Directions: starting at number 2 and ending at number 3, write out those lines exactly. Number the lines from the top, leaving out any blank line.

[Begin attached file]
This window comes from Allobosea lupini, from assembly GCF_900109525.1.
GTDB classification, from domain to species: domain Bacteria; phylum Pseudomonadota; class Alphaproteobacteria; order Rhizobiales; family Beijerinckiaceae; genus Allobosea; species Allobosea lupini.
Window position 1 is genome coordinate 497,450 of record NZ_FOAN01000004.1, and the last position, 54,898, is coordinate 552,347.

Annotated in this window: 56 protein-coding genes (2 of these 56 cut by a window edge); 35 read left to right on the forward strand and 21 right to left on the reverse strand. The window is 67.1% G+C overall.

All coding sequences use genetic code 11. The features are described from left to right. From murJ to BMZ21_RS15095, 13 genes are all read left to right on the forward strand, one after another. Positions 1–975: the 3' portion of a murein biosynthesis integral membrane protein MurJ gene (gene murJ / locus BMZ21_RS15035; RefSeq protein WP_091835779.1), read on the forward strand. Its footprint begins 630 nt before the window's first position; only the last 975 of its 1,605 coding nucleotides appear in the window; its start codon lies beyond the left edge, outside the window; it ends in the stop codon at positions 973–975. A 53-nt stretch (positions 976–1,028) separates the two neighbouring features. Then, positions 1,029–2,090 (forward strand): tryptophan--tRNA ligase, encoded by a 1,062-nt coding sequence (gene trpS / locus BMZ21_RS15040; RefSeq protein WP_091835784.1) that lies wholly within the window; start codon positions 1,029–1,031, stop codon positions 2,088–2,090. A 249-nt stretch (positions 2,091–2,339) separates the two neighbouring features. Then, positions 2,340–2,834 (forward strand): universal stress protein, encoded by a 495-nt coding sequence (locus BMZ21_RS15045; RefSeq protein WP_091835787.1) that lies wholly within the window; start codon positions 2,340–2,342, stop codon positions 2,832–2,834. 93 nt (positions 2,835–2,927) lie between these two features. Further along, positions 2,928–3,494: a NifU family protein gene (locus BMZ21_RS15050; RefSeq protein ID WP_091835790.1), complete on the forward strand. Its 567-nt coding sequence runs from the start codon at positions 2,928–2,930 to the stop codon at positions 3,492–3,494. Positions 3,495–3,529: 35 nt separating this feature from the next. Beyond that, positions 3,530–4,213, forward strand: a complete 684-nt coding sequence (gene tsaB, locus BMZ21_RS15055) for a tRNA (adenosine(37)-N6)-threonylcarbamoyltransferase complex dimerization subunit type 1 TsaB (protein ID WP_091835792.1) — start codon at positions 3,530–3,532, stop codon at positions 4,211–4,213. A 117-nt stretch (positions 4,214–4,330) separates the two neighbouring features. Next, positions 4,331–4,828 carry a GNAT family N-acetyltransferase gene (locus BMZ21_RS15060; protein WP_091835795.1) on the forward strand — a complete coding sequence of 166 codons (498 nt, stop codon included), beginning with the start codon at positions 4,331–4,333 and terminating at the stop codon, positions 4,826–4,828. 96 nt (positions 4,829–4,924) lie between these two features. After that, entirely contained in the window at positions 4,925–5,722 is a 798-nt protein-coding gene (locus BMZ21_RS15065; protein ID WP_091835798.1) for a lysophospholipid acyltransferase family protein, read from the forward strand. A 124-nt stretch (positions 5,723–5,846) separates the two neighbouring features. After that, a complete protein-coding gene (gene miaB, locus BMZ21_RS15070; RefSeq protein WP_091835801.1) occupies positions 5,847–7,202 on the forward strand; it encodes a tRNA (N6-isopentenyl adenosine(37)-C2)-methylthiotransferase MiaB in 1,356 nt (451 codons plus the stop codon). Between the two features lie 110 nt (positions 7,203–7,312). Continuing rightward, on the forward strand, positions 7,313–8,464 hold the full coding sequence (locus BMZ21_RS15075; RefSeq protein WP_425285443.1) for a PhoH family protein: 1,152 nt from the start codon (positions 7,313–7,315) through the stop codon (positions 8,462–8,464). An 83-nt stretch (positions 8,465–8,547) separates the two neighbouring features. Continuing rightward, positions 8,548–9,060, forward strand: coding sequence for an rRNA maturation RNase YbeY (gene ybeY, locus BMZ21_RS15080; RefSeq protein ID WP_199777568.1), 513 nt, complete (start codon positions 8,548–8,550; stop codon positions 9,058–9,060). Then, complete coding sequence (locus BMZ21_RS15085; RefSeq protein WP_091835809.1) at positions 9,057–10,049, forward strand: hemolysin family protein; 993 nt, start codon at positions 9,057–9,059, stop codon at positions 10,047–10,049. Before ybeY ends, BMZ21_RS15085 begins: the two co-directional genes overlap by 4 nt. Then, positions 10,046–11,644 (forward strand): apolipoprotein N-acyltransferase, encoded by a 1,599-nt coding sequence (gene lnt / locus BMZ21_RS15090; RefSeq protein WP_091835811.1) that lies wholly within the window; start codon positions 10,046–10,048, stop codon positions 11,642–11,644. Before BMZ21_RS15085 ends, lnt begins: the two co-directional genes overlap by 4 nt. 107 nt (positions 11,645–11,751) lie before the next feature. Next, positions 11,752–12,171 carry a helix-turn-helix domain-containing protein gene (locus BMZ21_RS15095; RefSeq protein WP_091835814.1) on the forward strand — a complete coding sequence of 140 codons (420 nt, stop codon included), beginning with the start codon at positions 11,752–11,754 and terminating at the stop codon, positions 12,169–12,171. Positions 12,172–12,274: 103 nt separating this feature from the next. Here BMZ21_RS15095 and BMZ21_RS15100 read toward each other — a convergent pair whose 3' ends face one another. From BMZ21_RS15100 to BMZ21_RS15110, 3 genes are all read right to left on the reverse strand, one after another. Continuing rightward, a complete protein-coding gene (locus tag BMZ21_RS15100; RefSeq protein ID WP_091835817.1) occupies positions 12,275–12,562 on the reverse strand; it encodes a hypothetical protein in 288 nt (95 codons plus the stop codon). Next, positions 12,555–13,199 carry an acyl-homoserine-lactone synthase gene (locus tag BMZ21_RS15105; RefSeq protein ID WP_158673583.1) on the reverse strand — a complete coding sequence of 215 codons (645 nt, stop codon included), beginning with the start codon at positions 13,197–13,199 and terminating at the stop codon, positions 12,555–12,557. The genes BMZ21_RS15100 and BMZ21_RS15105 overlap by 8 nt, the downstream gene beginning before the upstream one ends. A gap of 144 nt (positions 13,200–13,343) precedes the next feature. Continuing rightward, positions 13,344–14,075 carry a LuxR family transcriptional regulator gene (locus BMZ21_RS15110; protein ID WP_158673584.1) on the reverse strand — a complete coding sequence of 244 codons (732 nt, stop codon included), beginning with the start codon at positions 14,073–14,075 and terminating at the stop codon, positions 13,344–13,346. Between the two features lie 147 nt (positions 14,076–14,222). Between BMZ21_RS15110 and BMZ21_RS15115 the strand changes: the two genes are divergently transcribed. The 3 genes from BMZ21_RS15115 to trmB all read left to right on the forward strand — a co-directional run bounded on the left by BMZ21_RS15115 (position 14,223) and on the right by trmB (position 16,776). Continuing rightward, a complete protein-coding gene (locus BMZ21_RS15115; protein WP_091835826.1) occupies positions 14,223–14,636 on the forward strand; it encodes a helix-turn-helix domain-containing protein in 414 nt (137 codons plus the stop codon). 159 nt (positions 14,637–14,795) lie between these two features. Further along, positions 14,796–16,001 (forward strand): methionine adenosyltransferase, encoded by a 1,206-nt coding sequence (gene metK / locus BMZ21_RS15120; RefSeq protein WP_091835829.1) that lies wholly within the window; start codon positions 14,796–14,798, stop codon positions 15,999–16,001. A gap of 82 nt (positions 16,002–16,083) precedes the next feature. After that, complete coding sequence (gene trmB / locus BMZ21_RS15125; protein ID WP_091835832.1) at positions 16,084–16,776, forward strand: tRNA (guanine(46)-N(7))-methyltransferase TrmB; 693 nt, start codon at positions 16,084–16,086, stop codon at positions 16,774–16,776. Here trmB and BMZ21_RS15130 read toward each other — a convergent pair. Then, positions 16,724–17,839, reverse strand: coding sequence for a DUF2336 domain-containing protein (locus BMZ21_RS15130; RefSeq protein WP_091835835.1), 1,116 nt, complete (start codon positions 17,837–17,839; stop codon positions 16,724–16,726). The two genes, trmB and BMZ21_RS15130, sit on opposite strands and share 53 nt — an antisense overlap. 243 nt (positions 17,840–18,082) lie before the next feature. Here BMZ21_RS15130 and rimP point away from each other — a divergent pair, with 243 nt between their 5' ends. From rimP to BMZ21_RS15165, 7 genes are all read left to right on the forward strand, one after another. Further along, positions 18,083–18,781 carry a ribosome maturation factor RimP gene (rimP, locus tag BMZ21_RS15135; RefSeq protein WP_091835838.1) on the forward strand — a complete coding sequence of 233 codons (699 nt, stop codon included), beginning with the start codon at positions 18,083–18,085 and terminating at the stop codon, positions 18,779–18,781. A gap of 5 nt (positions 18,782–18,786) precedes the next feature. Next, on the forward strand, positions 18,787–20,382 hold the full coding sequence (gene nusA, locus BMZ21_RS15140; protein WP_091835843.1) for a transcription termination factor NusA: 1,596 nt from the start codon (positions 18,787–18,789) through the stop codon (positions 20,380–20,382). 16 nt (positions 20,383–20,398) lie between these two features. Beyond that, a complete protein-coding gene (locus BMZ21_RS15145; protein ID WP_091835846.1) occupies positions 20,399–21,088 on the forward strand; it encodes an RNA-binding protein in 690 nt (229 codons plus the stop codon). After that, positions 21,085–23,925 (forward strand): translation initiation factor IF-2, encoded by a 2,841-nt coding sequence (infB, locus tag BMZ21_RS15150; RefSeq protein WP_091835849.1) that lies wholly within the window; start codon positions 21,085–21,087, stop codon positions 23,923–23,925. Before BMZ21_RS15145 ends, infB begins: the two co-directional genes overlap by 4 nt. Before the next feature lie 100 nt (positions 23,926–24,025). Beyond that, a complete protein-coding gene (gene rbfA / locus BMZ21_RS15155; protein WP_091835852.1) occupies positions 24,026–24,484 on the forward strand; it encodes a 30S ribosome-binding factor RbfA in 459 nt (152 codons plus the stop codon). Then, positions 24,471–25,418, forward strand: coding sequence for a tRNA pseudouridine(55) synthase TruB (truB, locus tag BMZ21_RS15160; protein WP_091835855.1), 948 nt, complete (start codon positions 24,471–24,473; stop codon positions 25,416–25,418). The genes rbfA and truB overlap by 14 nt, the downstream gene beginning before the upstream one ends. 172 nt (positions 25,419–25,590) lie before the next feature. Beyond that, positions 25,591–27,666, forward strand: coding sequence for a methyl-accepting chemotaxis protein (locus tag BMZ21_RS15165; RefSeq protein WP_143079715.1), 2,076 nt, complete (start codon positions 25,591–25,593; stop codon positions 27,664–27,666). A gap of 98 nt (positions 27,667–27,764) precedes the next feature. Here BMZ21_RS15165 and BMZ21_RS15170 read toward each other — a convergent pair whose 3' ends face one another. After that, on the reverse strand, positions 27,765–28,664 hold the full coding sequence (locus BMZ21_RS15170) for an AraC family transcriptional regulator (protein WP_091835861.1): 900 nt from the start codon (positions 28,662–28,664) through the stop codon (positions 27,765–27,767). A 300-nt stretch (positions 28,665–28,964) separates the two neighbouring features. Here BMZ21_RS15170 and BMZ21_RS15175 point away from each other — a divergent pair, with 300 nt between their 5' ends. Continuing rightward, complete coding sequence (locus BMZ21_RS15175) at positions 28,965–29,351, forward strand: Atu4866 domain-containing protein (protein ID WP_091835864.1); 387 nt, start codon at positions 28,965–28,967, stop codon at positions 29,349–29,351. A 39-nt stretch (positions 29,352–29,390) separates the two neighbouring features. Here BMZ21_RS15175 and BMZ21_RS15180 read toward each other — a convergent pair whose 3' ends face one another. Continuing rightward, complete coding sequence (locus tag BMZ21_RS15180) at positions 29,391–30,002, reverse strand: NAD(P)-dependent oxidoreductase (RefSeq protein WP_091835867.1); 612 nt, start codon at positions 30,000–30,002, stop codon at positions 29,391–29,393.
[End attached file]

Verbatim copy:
GTDB classification, from domain to species: domain Bacteria; phylum Pseudomonadota; class Alphaproteobacteria; order Rhizobiales; family Beijerinckiaceae; genus Allobosea; species Allobosea lupini.
Window position 1 is genome coordinate 497,450 of record NZ_FOAN01000004.1, and the last position, 54,898, is coordinate 552,347.